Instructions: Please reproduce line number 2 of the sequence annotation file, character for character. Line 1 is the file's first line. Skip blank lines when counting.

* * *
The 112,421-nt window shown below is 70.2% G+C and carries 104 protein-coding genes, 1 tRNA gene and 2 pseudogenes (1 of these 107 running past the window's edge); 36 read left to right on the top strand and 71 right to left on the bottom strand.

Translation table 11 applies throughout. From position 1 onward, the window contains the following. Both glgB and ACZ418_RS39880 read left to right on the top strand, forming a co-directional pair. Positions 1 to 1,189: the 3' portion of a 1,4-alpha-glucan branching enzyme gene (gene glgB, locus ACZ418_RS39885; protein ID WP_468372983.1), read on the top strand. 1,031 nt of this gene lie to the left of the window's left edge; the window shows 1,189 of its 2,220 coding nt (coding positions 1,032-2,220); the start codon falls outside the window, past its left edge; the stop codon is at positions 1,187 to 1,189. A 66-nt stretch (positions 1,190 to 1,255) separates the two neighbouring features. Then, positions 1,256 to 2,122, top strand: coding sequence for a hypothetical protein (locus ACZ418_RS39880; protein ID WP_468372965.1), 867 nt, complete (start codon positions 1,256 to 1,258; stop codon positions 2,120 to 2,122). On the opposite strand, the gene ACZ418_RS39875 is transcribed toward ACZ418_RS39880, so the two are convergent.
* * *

Translation table 11 applies throughout. From position 1 onward, the window contains the following. Both glgB and ACZ418_RS39880 read left to right on the top strand, forming a co-directional pair. Positions 1 to 1,189: the 3' portion of a 1,4-alpha-glucan branching enzyme gene (gene glgB, locus ACZ418_RS39885; protein ID WP_468372983.1), read on the top strand. 1,031 nt of this gene lie to the left of the window's left edge; the window shows 1,189 of its 2,220 coding nt (coding positions 1,032-2,220); the start codon falls outside the window, past its left edge; the stop codon is at positions 1,187 to 1,189. A 66-nt stretch (positions 1,190 to 1,255) separates the two neighbouring features. Then, positions 1,256 to 2,122, top strand: coding sequence for a hypothetical protein (locus ACZ418_RS39880; protein ID WP_468372965.1), 867 nt, complete (start codon positions 1,256 to 1,258; stop codon positions 2,120 to 2,122). On the opposite strand, the gene ACZ418_RS39875 is transcribed toward ACZ418_RS39880, so the two are convergent.